It’s become a vicious cycle. Budgets grow, tools are purchased, and IT workloads expand. But in the end, IT teams are still forced to scramble and mega data breaches continue. What is going on?

Security teams evolve and improve, but so do the cybercriminals who are equally as determined to pilfer your data. In the forever game of cat-and-mouse, the answer for many organizations has come in the form of increased security budgets and more tools on devices.

Is this fear propelled InfoSec budget explosion working? The evidence – overwhelmingly – says no. In fact, increased security spending actually creates enterprise risk.

Security Fatigue

Despite growing budgets and a heightened awareness of cybercrime, the majority of IT security teams remain unsatisfied with their results. Absolute is releasing a new report that represents more than six million endpoints studied over a one year period. In it, nearly three-fourths of respondents say they have little or no confidence in their ability to prevent and mitigate risks. The data also shows more than half of ‘high-security spenders’ have suffered a data breach.

There are many reasons behind the high no-confidence vote and the report offers an interesting deeper dive into that topic. One obvious driver though is the strong correlation between endpoint complexity and increased risk.

Security Tool Degradation

Regardless of the security tools you use, all of them degrade over time – no tool is immune. Patches fail. Encryption breaks. Antivirus falls out of date. Not only are these failures inevitable, but they also happen faster than you think too. The more security tools you use and devices you manage, the more rampant the problem. No matter how many new solutions you layer on top. Rather, the data says, because of the new solutions layered on top.

The research found that devices can have 10 or more endpoint security agents installed — including encryption, AV/AM, and client/patch management options. With all of these tools, there are virtually unlimited combinations on devices and there is no way to know which ones don’t play nicely together. Until they break.

How do you know if this is a problem for your organization? Better yet, how do you address it?

Asset Management

First, because you can’t secure what you can’t see, examine your asset management program. It should go beyond a quick asset inventory to include a comprehensive look at asset intelligence. This approach is an evolution from a simple catalog of your machines and include an identification of the business function for every resource.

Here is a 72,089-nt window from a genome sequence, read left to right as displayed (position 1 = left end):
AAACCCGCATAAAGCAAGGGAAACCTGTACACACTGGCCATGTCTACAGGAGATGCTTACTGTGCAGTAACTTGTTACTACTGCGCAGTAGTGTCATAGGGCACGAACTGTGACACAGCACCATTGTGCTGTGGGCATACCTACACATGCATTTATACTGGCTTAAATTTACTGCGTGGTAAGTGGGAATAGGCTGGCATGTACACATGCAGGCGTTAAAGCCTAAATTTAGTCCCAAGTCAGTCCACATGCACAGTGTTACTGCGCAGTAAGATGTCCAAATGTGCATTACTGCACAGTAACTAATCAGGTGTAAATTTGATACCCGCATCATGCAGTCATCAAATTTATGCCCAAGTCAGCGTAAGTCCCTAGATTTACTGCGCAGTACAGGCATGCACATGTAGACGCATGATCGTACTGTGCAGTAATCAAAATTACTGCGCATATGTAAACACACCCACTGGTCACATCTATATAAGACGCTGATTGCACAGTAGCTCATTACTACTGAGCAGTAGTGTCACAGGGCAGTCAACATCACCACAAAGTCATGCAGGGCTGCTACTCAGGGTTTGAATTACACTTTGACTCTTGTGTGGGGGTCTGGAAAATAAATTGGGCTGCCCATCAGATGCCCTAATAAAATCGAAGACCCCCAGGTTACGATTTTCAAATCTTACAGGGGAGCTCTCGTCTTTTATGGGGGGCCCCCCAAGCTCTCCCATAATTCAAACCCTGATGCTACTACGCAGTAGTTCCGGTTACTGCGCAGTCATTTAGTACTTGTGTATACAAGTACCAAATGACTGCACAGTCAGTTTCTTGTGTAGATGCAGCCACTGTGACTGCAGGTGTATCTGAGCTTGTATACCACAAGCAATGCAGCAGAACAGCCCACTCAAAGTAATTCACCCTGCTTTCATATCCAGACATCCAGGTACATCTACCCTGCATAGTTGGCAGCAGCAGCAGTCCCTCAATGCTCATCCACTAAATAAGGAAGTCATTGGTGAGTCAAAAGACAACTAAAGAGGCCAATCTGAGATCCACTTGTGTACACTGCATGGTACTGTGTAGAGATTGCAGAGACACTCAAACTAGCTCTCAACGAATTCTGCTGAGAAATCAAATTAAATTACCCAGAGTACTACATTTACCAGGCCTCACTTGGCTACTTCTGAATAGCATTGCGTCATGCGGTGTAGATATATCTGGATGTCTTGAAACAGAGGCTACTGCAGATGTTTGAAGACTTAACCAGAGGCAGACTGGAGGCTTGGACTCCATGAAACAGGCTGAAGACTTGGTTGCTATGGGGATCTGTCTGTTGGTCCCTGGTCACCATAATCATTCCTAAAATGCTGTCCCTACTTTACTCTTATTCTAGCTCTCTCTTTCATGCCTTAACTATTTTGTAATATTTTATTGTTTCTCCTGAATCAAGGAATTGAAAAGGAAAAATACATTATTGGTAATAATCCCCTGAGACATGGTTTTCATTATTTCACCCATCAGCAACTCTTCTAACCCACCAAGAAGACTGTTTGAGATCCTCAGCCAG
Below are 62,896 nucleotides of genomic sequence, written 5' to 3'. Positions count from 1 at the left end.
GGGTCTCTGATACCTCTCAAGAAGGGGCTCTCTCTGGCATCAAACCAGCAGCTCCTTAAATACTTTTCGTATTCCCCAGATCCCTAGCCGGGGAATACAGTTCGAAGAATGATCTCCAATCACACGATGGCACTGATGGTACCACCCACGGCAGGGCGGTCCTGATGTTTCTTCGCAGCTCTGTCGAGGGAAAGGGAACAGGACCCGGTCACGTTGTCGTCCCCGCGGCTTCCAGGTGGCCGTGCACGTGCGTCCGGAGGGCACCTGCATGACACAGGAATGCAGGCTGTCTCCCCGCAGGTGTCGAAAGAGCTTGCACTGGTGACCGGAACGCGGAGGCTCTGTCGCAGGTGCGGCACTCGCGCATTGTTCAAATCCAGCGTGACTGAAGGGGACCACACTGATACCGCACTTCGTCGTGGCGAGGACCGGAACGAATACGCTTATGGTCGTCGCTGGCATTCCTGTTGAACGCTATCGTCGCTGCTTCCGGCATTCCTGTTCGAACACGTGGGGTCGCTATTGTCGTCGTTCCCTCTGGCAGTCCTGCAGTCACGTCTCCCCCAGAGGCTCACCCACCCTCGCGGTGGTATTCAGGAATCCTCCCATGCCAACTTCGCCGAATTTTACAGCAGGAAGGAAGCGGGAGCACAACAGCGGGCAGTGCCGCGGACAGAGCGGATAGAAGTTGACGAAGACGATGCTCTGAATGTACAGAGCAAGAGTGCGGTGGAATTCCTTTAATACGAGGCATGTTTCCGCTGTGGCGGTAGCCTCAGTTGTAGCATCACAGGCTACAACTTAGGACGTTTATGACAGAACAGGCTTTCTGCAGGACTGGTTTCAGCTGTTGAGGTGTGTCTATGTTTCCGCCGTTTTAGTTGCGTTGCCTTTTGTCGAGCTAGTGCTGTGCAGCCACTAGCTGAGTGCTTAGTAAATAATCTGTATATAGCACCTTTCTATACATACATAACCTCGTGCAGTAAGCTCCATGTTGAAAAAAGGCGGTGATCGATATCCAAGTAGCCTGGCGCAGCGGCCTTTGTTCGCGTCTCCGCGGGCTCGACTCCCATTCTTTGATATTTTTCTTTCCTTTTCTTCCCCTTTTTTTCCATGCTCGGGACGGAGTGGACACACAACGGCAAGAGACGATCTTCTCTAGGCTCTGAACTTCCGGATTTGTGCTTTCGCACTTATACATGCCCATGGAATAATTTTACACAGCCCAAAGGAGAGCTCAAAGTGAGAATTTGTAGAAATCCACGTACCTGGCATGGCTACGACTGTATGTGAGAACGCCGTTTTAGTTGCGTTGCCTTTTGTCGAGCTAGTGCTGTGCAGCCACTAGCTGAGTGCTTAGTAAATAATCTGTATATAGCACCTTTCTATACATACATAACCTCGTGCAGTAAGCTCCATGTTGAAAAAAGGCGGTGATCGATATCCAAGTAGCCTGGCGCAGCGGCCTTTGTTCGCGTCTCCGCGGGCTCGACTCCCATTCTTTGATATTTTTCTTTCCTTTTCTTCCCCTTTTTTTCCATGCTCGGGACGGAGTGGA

Endpoint Health

Then, take stock of your device fleet’s Endpoint Hygiene (Health) Coefficient. I’ve described this idea in more detail in an earlier post (Read: NIST Cybersecurity Framework: Second, Build A Moat Part 2) but simply put, it’s a way to score your device fleet at a single point in time against your organization’s definition of endpoint hygiene on a scale from 0 to 1.

When your endpoint population is reckoned at “0” this indicates that no single device has any controls or configurations aligning with my policy or security intent. A hygiene coefficient of “1” signals that every device has every control, configuration, and policy-granting behavior in place. Both extremes are rare of course – you’ll typically fall somewhere in the middle.

Resilience

Finally, you need to know when agents break and have the ability to repair it immediately. Our data shows that 100 percent of endpoint security controls fail eventually and 28 percent of devices are unprotected at any point in a year. And no one knows. These blind spots keep IT and security leaders from being able to protect organizations and leave them increasingly vulnerable over time.

There is no one sure-fire way to keep hackers out of your data. However, it is possible to prevent security incidents by knowing what you have on your endpoints, removing unnecessary agents to reduce complexity, and ensuring that the basic protection tools are working as intended. Endpoint resilience is possible when you have visibility and control.

We talked in greater detail about the state of our industry, security tool degradation and what to do about it in a webinar with Forrester Principal Analyst, Renee Murphy titled The State of Endpoint Security in 2019. Listen in on the results of our new study and hear how endpoint security can flourish by persisting the controls, apps, and agents you already own.